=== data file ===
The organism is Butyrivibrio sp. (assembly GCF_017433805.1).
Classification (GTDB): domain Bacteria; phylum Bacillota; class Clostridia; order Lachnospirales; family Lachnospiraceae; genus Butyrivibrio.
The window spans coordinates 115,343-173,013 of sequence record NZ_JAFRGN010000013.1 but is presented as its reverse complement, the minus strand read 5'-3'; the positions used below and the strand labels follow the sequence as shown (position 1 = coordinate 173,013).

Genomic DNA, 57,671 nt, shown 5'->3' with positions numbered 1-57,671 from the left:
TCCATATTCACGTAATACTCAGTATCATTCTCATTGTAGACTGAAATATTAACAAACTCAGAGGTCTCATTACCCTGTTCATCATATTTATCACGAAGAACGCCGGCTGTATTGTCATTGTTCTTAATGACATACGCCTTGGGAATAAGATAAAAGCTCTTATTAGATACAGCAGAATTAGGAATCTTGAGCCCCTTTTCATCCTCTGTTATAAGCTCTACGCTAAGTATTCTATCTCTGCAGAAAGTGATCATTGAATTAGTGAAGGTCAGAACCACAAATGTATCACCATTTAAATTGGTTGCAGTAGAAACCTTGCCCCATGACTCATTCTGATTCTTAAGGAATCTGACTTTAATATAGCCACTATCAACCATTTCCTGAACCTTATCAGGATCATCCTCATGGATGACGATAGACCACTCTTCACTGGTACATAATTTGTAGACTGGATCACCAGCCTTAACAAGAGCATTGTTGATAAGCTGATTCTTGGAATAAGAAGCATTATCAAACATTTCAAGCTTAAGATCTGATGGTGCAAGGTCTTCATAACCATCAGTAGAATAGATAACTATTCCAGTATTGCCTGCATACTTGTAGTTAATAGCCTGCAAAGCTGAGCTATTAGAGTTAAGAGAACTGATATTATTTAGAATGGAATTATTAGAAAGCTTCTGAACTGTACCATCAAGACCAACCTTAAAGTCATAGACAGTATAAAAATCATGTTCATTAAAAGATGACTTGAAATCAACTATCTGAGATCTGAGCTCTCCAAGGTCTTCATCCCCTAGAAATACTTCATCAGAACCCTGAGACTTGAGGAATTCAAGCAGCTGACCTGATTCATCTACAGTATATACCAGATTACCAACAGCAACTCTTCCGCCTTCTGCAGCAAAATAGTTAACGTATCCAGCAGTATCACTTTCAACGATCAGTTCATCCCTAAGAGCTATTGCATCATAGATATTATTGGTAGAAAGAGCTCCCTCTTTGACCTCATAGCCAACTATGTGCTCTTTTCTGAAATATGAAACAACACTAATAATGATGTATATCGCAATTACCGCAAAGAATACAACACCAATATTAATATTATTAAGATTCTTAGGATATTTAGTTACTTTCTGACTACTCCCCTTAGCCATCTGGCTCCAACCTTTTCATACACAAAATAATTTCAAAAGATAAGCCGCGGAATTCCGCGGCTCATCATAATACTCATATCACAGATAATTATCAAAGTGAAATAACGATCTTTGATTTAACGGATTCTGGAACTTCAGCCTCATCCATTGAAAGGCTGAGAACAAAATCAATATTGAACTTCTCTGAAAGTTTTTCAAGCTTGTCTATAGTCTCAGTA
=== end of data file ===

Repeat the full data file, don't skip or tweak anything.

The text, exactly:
The organism is Butyrivibrio sp. (assembly GCF_017433805.1).
Classification (GTDB): domain Bacteria; phylum Bacillota; class Clostridia; order Lachnospirales; family Lachnospiraceae; genus Butyrivibrio.
The window spans coordinates 115,343-173,013 of sequence record NZ_JAFRGN010000013.1 but is presented as its reverse complement, the minus strand read 5'-3'; the positions used below and the strand labels follow the sequence as shown (position 1 = coordinate 173,013).

Genomic DNA, 57,671 nt, shown 5'->3' with positions numbered 1-57,671 from the left:
TCCATATTCACGTAATACTCAGTATCATTCTCATTGTAGACTGAAATATTAACAAACTCAGAGGTCTCATTACCCTGTTCATCATATTTATCACGAAGAACGCCGGCTGTATTGTCATTGTTCTTAATGACATACGCCTTGGGAATAAGATAAAAGCTCTTATTAGATACAGCAGAATTAGGAATCTTGAGCCCCTTTTCATCCTCTGTTATAAGCTCTACGCTAAGTATTCTATCTCTGCAGAAAGTGATCATTGAATTAGTGAAGGTCAGAACCACAAATGTATCACCATTTAAATTGGTTGCAGTAGAAACCTTGCCCCATGACTCATTCTGATTCTTAAGGAATCTGACTTTAATATAGCCACTATCAACCATTTCCTGAACCTTATCAGGATCATCCTCATGGATGACGATAGACCACTCTTCACTGGTACATAATTTGTAGACTGGATCACCAGCCTTAACAAGAGCATTGTTGATAAGCTGATTCTTGGAATAAGAAGCATTATCAAACATTTCAAGCTTAAGATCTGATGGTGCAAGGTCTTCATAACCATCAGTAGAATAGATAACTATTCCAGTATTGCCTGCATACTTGTAGTTAATAGCCTGCAAAGCTGAGCTATTAGAGTTAAGAGAACTGATATTATTTAGAATGGAATTATTAGAAAGCTTCTGAACTGTACCATCAAGACCAACCTTAAAGTCATAGACAGTATAAAAATCATGTTCATTAAAAGATGACTTGAAATCAACTATCTGAGATCTGAGCTCTCCAAGGTCTTCATCCCCTAGAAATACTTCATCAGAACCCTGAGACTTGAGGAATTCAAGCAGCTGACCTGATTCATCTACAGTATATACCAGATTACCAACAGCAACTCTTCCGCCTTCTGCAGCAAAATAGTTAACGTATCCAGCAGTATCACTTTCAACGATCAGTTCATCCCTAAGAGCTATTGCATCATAGATATTATTGGTAGAAAGAGCTCCCTCTTTGACCTCATAGCCAACTATGTGCTCTTTTCTGAAATATGAAACAACACTAATAATGATGTATATCGCAATTACCGCAAAGAATACAACACCAATATTAATATTATTAAGATTCTTAGGATATTTAGTTACTTTCTGACTACTCCCCTTAGCCATCTGGCTCCAACCTTTTCATACACAAAATAATTTCAAAAGATAAGCCGCGGAATTCCGCGGCTCATCATAATACTCATATCACAGATAATTATCAAAGTGAAATAACGATCTTTGATTTAACGGATTCTGGAACTTCAGCCTCATCCATTGAAAGGCTGAGAACAAAATCAATATTGAACTTCTCTGAAAGTTTTTCAAGCTTGTCTATAGTCTCAGTA